When employees are fired, they may have a hard time getting another job. Sometimes, they suspect their former employer is providing a bad reference. And often, a defamation lawsuit will follow.
Recent case: Demetrius Johnson, who is black, claimed his former employer fired him after he complained about discrimination. When his subsequent job search was unsuccessful, he concluded that his former employer must have defamed him. He sued.
The court quickly dismissed the suit when it became clear Johnson didn’t have any specific factual evidence to back up his claim. He didn’t provide names, dates or even a general idea of what his former employer allegedly said. (Johnson v. Eckstrom, et al., No. C-11-2052, ND CA, 2011)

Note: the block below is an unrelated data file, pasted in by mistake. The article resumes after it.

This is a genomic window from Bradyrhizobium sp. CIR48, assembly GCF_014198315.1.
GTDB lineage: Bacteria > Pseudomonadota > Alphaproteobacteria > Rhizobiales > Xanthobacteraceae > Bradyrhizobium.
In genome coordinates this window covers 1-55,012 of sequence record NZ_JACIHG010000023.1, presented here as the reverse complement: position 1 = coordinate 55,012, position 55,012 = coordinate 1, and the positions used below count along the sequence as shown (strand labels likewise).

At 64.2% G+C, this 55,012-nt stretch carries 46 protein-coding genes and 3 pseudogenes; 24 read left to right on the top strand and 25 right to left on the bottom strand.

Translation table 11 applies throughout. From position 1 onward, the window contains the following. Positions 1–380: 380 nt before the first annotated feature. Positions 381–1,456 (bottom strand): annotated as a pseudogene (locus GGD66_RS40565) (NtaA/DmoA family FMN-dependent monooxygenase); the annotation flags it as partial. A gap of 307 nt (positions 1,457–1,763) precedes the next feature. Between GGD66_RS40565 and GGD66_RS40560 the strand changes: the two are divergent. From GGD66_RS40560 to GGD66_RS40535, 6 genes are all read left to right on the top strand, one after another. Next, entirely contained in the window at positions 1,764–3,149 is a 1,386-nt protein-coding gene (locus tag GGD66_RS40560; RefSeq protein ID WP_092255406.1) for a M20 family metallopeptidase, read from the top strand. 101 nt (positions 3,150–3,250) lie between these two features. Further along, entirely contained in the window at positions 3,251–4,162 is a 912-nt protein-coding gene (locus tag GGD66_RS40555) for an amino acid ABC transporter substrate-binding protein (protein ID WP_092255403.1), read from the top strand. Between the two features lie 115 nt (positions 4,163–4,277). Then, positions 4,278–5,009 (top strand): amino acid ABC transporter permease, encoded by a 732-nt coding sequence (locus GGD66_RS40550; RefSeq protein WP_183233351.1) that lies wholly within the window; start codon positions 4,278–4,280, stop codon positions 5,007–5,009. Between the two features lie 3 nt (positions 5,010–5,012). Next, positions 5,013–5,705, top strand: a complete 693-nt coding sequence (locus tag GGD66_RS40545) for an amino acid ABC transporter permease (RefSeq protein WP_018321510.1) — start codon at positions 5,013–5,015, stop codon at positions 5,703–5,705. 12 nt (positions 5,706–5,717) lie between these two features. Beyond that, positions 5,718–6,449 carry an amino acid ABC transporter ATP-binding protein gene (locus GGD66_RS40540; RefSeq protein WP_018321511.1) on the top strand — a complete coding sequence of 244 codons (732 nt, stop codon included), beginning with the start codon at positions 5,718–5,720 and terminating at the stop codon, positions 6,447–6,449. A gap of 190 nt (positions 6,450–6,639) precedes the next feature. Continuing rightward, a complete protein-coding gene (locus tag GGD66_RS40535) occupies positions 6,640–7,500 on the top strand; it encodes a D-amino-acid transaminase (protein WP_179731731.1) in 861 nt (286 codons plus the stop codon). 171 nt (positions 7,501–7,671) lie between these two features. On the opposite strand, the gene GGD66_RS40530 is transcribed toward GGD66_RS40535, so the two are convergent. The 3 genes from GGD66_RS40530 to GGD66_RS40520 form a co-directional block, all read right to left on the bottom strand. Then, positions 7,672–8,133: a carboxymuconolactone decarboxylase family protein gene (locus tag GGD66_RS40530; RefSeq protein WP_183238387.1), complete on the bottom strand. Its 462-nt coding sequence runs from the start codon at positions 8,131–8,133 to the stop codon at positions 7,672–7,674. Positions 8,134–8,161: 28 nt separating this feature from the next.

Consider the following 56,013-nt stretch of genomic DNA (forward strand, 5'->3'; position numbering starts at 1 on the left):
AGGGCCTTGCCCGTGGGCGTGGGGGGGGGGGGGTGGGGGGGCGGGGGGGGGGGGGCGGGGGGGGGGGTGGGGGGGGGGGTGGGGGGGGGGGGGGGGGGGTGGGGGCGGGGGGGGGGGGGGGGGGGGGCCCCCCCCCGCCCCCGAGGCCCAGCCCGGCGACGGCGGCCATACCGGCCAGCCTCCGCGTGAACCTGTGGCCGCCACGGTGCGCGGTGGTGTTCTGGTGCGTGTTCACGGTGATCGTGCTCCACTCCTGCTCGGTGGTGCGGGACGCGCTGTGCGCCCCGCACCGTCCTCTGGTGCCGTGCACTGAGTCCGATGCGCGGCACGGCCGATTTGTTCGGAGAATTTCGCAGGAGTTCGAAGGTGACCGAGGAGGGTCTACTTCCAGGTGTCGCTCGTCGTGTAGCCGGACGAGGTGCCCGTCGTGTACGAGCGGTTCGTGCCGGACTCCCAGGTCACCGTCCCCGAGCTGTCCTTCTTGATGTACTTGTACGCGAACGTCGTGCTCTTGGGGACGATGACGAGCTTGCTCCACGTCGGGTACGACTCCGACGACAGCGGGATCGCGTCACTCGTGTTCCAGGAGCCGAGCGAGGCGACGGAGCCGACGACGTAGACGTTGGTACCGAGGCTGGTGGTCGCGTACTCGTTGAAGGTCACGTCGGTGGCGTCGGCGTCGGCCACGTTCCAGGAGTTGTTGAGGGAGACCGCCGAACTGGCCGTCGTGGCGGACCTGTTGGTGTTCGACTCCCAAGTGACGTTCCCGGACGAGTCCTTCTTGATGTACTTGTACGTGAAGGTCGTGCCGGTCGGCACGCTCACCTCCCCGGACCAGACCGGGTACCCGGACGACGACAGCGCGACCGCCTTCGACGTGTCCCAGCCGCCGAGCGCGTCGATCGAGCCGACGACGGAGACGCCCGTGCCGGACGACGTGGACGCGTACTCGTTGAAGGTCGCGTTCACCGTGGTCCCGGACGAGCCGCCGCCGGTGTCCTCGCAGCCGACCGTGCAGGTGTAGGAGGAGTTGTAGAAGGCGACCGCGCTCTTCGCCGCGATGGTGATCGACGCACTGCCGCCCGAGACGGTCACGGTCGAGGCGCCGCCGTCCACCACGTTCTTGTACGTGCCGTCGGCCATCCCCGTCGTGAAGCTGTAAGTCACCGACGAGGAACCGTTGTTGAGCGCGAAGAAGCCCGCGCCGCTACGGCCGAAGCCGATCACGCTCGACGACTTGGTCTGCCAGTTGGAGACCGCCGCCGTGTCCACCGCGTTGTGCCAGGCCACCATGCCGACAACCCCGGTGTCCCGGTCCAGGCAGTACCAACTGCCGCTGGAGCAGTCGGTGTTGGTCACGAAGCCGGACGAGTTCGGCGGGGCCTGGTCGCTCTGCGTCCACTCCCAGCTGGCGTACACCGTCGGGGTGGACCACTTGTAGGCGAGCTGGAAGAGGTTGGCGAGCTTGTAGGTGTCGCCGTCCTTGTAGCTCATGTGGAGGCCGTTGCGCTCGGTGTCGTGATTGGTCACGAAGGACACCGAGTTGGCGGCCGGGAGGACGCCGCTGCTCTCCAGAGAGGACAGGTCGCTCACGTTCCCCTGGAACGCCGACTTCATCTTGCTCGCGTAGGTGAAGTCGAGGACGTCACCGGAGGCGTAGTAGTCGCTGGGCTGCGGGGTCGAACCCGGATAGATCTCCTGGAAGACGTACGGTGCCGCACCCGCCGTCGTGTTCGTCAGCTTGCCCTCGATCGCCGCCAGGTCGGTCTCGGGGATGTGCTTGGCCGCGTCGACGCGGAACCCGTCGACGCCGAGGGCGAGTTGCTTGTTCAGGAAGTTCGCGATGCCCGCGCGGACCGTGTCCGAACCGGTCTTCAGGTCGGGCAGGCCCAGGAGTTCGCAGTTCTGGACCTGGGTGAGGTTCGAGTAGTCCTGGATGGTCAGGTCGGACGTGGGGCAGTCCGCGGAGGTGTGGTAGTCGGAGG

Final note: Unfortunately, anyone can file a lawsuit. Fortunately, courts don’t have much patience for spurious claims.
- Fair discipline process is key to avoiding lawsuits
- Beware potential new source of lawsuits: Lawyers try RICO in discrimination case
- Woman awarded $500,000 for sexual harassment, alleged rape
- Similar jobs with different pay may be EPA trap
- 'He said, she said': Train staff in workplace conflict resolution